"Itirty" (itirty) not in any Dictionary

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Wolfespepe

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"Itirty"(itirty): from a Blog talking about the MiddleEnglish Bible days(Tynedale,Wycliffe etc)"Learned Latin Scholars translating their Bible in its 'itirty' " What would "itirty" mean here?

Best answer so far...(an Eastern Metaphor denoting the lowest of the low of Man)He was burnt at the stake :(
...but somehow I think "itirty" could mean something more simple:)(Middle Eng word for entirety???)A further clue:The author of the Blog did use some MiddleEnglish words to create the effect of those days
 

Huda-M

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Itirty???? Never heard that word....
 

Barb_D

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A mispronunciation captured in print for the word "entirety"?

In its entirey = the whole thing.

Just a guess.
 

emsr2d2

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A mispronunciation captured in print for the word "entirety"?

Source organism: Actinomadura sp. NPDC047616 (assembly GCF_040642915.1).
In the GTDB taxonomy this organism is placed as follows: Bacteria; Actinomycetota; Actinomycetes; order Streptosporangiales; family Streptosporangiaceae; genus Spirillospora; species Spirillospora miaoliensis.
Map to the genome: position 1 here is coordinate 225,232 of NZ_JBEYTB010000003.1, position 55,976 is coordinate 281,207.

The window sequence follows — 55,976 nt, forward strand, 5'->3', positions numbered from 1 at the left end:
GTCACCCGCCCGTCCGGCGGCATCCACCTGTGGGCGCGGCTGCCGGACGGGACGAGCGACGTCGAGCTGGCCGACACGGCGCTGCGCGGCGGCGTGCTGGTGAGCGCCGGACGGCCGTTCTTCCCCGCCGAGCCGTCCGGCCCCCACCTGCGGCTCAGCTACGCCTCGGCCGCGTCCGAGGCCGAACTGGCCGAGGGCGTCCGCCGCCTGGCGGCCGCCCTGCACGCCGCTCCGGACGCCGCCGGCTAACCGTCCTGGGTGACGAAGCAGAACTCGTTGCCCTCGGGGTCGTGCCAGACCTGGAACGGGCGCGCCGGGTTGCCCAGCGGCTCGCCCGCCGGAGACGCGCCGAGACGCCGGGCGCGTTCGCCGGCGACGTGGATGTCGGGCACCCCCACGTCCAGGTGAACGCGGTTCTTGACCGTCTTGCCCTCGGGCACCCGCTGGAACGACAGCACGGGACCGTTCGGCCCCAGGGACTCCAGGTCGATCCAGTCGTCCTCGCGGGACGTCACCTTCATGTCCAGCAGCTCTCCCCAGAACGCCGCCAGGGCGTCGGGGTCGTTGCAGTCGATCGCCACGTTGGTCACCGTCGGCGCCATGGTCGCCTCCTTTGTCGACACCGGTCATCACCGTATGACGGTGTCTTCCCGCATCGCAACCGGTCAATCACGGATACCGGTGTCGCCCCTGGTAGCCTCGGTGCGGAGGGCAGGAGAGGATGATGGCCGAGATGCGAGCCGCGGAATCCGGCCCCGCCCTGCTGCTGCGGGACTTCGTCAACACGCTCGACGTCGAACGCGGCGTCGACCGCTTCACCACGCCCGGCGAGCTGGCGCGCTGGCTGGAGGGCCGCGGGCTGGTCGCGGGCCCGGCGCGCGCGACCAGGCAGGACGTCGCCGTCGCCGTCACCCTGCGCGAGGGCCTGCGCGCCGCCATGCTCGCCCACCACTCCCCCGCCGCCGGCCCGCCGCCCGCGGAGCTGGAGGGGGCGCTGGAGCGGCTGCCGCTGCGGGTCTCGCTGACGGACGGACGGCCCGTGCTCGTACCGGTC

In its entirey = the whole thing.

Just a guess.

I absolutely agree. It's either a mishearing or a typo for "entirety".
 

Grammar_Nazi

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'Itirty' is not defined anywhere as a word.
Probably a mispronunciation of the number 'thirty'. I say this because they both contain similar letters.
 

Raymott

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'Itirty' is not defined anywhere as a word.
Probably a mispronunciation of the number 'thirty'. I say this because they both contain similar letters.
You don't think that "translating their Bible in its thirty" sounds a bit odd, then?
 

emsr2d2

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"In its entirety" is the perfect phrase in this context.
 

BobK

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'Itirty' is not defined anywhere as a word.
Probably a mispronunciation of the number 'thirty'. I say this because they both contain similar letters.
:down: because:

You don't think that "translating their Bible in its thirty" sounds a bit odd, then?

emsr2d2, Barb et al are absolutely right. 'Thirty' would be meaningless in this context. ;-)

b
 
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